5 things I learned about raising young kids that made me a better person

Having children tells you a lot about yourself. Here are a few things I learned and took onboard, not just to become a better parent, but a better me.

1 – They copy everything you do

A child’s job in the early years is to figure out how to be a basic human. And seeing as they can’t read a book on the subject, the way they do this is to copy the behaviour of the closest one to them. Good behaviour or bad – unfortunately, toddlers don’t know the difference. 

It’s great when they copy you vacuuming the house, setting the table or washing up. However, if you’re the kind of person who gets hot and bothered waiting in a queue, checks your phone every 5 minutes, likes to throw in the odd profanity or leaves dirty laundry on the bedroom floor… guess what? 

They will repeat what you say, what you do, and they will mimic how you react.

Realising that my child was mimicking my actions made my own self-awareness a priority. Was I the calm, confident, responsible (and tidy) person I thought I was?

Suddenly I saw the importance of self-assessment, and seeing where improvements could be made. Conclusion: having a child is more effective than any self-development programme or book on the planet.

2 – Children are born with their own personality 

A child is created from the DNA of the parents. So how is it that they can turn out so different from either of them? We are born free from logic, reason or inhibitory processes. But we are born with personality traits that come from, well, who knows where. 

At first it was a shock that my child was not a ‘mini-me’. I mean, wasn’t that the point of having them? But then I realised what a wonderful thing it is to be a unique human, with a unique personality. I could celebrate my uniqueness, and the wonderful uniqueness of my child.  I shifted my mindset from a loss to a gain.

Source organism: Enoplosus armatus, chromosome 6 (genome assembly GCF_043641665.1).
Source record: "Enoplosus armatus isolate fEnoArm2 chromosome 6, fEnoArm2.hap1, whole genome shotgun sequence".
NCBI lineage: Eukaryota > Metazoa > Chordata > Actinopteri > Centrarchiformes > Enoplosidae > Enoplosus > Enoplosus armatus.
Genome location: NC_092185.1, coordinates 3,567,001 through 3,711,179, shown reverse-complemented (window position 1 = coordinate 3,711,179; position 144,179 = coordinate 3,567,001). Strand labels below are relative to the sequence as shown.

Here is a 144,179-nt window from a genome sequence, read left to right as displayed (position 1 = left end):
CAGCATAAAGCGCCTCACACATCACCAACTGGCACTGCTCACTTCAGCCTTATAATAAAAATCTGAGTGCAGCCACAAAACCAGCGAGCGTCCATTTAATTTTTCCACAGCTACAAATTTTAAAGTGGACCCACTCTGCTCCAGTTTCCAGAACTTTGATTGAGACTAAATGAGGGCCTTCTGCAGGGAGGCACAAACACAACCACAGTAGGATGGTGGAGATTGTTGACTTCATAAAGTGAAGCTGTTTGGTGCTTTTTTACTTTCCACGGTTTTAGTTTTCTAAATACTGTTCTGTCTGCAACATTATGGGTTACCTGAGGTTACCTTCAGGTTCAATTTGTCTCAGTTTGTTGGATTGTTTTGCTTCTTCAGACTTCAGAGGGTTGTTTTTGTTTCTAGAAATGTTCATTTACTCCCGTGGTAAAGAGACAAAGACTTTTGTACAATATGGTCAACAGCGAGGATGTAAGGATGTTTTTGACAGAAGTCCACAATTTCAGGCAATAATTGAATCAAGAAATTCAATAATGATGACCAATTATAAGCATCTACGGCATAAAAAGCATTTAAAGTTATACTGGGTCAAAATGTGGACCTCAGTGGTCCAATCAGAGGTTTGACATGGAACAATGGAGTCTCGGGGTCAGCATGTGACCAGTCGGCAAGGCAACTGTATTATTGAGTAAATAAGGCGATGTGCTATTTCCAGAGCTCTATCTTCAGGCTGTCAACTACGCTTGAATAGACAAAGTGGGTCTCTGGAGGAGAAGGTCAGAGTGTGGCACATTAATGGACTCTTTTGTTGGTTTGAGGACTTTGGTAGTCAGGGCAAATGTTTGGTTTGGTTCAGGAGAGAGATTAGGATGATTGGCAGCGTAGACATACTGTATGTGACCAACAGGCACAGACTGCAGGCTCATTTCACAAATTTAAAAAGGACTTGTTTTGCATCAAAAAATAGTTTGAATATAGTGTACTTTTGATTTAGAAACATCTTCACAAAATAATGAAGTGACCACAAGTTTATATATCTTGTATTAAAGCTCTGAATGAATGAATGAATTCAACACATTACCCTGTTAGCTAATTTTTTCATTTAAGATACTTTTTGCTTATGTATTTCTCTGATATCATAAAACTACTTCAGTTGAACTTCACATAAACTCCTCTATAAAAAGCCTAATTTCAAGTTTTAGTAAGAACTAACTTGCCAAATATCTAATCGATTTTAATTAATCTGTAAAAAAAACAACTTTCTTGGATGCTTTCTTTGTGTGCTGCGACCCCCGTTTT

3 – ‘Should-ing’ at your child makes you bitter

Projecting your desires onto your children is a bad habit that starts early on. 

You start out thinking they should be more outdoorsy, should be less reserved or should have better taste in toys. Then before you know it,  it’s “you shouldn’t be an artist, you should be a doctor” (or vice versa!).

Success or accomplishment are very arbitrary concepts. What you think your kid’s success “should” be is very personal and won’t necessarily mean success for them. They have their own personality, remember?

As a new parent, we do want what is best for them but by wanting it too much we don’t realise our biases and hurtful actions.  

Don’t assume that what you would have wanted in life is what your child wants. I get it, we have lived and learned and wished we had done X, Y or Z. But every human has their own path through life, including your daughter or son.

I realised that controlling the outcomes of another person’s life is not possible, and that if I carried on as if it was, there was only one certainty… that I would end up resentful, frustrated and bitter.

Letting go of expectations made me a much happier person. Which I’m sure my kids appreciate.

4 – Your fears are not their fears

As a child, I experienced rejection by other kids and because of this I felt lonely and disappointed. 

So when my 3 year-old asked to join a group of older children that he had never met before, my heart started to pound and my stomach was churning. 

I feared he would be rejected, not accepted, and I tried to dissuade him from going. But I realised that I was projecting my fears and I let him go, albeit with a heavy heart.